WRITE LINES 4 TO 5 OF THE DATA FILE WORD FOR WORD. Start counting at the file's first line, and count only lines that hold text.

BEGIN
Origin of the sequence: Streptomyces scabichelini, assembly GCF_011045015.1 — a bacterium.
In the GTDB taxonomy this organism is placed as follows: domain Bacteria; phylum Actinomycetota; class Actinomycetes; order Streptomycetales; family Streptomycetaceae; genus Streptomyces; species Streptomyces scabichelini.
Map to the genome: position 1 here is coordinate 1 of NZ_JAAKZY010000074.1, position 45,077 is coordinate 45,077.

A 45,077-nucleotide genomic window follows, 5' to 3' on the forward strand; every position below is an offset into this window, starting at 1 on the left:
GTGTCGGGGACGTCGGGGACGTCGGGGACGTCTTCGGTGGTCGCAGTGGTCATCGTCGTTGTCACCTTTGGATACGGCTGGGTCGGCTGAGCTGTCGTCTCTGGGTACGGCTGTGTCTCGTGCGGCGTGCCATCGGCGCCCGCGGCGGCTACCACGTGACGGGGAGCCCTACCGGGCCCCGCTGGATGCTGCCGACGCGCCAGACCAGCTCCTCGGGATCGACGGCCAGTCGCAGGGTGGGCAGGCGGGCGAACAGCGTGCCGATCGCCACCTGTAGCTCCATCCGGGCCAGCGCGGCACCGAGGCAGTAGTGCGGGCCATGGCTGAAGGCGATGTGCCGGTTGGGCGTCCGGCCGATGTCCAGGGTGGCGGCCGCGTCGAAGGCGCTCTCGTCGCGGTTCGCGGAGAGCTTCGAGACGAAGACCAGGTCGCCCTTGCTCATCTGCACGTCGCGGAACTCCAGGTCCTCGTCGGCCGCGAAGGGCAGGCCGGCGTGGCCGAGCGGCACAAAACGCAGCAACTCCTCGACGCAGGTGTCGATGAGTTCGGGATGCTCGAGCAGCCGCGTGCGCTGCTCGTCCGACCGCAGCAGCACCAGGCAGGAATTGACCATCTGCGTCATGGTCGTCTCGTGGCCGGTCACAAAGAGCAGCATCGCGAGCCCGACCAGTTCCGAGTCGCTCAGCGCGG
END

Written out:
A 45,077-nucleotide genomic window follows, 5' to 3' on the forward strand; every position below is an offset into this window, starting at 1 on the left:
GTGTCGGGGACGTCGGGGACGTCGGGGACGTCTTCGGTGGTCGCAGTGGTCATCGTCGTTGTCACCTTTGGATACGGCTGGGTCGGCTGAGCTGTCGTCTCTGGGTACGGCTGTGTCTCGTGCGGCGTGCCATCGGCGCCCGCGGCGGCTACCACGTGACGGGGAGCCCTACCGGGCCCCGCTGGATGCTGCCGACGCGCCAGACCAGCTCCTCGGGATCGACGGCCAGTCGCAGGGTGGGCAGGCGGGCGAACAGCGTGCCGATCGCCACCTGTAGCTCCATCCGGGCCAGCGCGGCACCGAGGCAGTAGTGCGGGCCATGGCTGAAGGCGATGTGCCGGTTGGGCGTCCGGCCGATGTCCAGGGTGGCGGCCGCGTCGAAGGCGCTCTCGTCGCGGTTCGCGGAGAGCTTCGAGACGAAGACCAGGTCGCCCTTGCTCATCTGCACGTCGCGGAACTCCAGGTCCTCGTCGGCCGCGAAGGGCAGGCCGGCGTGGCCGAGCGGCACAAAACGCAGCAACTCCTCGACGCAGGTGTCGATGAGTTCGGGATGCTCGAGCAGCCGCGTGCGCTGCTCGTCCGACCGCAGCAGCACCAGGCAGGAATTGACCATCTGCGTCATGGTCGTCTCGTGGCCGGTCACAAAGAGCAGCATCGCGAGCCCGACCAGTTCCGAGTCGCTCAGCGCGG